Garden tour reveals Colonial secrets

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How many of you were able to get out for Historic Garden Week in Virginia? Our landscape architect Phillip Merritt helped out this year by leading a tour through three gardens in Colonial Williamsburg.

St. George Tucker House

Henry St. George Tucker was a celebrated lawyer and judge in Williamsburg, but there was more to him than is generally known. For one thing, St. George Tucker was an avid gardener, and his garden designs include walkways, drainage paths, and plants that were unusual for the time. St. George Tucker was known, by the way, for several firsts in Williamsburg. He built the town’s first bathroom, installing a copper bathtub (with a drain) into a dairy barn behind the house and piping heated water into it. In his home, he invented what’s called an “earth closet” that used a steam engine-driven water pump.

Modern archeological techniques were used to reconstruct the layout and plant species of the original garden behind the house. Surprisingly, the evidence revealed that St. George Tucker even grew palm trees in the garden! It makes sense when you consider that he came to Williamsburg via the Bahamas.

The current plantings in the garden include columbine, tulips, and dame’s rocket, which were in bloom on our visit there. A bit later in the season you can find blooming swamp roses.) In the front of the house there were German irises, Spanish bluebells, and apple mint. This house is generally not open to the public, so you’ll want to sign up for a tour there in the future.

Brush-Everard House
Close by the St. George Tucker House is the Brush-Everard House, built by Williamsburg’s first keeper of the Magazine. The Brush-Everard is known for harboring the city’s oldest boxwood. Even since the restoration of Colonial Williamsburg began in the 1930s, experts have tried to maintain the health of this and surrounding boxwoods. A new challenge came in 2003 with Hurricane Isabelle, long recognized as the costliest and deadliest hurricane to date. Isabelle took out several of the ironwoods that had been planted to help shade the boxwoods.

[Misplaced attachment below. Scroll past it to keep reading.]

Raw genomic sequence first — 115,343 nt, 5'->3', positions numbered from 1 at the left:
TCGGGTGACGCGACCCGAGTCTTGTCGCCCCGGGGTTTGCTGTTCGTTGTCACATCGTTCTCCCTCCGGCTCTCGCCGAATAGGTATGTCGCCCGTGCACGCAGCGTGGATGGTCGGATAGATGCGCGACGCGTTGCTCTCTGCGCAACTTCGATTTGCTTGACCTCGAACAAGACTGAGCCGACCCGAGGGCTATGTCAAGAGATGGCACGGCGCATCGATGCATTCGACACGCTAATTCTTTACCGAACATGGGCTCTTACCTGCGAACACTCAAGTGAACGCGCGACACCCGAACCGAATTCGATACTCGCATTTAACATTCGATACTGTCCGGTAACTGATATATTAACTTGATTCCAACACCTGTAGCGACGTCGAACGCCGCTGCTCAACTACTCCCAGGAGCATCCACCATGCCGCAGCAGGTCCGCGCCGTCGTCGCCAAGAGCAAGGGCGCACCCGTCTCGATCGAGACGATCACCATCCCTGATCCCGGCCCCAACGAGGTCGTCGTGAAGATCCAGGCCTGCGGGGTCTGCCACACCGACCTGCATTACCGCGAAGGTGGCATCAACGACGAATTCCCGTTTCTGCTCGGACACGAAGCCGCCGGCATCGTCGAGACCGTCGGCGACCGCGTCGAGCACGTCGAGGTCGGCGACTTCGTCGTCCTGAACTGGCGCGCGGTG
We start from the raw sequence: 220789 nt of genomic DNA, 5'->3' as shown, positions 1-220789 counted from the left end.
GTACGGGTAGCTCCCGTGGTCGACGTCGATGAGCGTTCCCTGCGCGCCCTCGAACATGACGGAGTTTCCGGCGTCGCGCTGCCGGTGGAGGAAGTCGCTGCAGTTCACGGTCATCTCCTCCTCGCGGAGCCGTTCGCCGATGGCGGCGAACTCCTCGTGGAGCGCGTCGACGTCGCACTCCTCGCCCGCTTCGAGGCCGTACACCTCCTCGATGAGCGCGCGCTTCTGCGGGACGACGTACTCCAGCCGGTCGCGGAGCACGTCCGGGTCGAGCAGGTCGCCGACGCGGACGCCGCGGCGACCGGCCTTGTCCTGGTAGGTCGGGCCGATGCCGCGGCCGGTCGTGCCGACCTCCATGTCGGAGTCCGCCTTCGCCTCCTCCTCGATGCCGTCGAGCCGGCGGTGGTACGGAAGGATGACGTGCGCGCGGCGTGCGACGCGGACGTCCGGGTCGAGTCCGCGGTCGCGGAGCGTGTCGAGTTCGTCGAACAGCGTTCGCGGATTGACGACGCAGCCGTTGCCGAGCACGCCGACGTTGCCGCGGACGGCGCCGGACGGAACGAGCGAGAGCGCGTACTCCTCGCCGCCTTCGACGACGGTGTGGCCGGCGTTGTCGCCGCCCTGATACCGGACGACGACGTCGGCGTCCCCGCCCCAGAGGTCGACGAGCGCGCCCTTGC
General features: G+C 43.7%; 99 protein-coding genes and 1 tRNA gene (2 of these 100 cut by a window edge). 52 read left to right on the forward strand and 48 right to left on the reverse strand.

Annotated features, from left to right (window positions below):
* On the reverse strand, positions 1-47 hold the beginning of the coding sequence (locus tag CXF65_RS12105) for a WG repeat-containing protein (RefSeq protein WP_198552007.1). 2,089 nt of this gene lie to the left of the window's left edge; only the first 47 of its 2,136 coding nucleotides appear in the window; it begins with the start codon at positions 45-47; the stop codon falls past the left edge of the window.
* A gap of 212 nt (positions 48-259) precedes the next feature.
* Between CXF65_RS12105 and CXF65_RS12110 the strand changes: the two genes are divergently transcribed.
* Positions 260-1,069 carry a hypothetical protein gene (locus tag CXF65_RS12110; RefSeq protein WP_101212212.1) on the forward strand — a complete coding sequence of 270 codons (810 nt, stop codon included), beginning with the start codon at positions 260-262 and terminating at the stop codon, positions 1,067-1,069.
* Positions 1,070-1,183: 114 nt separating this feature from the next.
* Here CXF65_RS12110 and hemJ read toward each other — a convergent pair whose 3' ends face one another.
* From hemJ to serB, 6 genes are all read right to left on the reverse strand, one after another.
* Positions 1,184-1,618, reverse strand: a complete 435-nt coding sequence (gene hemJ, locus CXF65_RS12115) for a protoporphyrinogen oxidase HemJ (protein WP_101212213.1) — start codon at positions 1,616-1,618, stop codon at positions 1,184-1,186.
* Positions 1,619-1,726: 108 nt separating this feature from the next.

Colonial Williamsburg horticulturalists are deliberating ways to preserve the boxwood. Current plans call for a lattice screen that would gradually allow the shrubs to adapt to their now sunnier spot.

The boxwoods are of the English variety (Buxus sempervirens ‘Suffruiticosa’) and originally lined an old garden path. As sometimes happens, they were left untrimmed and overtook the original garden beds, making the center gate obsolete. Plants that were in bloom for the tour included daffodils, Spanish bluebells, Carolina cherry laurel, nannyberry viburnum, and medlar, a popular Colonial fruit.

Custis Tenement
John Custis was an avid plantsman who corresponded with Peter Collinson, a very important nurseryman in London. He was known throughout the colony for the impressive garden he kept around his house on Francis street. For the tour we visited the Custis Tenement, a reconstruction of one of his rental properties.

Though not immediately apparent, the diamond-patterned garden at the side of the Custis Tenement is a modified version of a British Flag. Like many of the Colonial Revival gardens that are scattered around Colonial Williamsburg, its inspiration came from old garden plans like those of Claude Joseph Sauthier, who sketched garden layouts in North Carolina during the 18th century.

At the Custis Tenement, the beds were filled with a mix of annuals and perennials including germander edging, tulips, garden pinks, and foxgloves. The dark leaves of smoketree also added some oomph to the beds. And if you looked carefully you could see two small bulbs that grow throughout CW, star of Bethlehem, and spring star flower.

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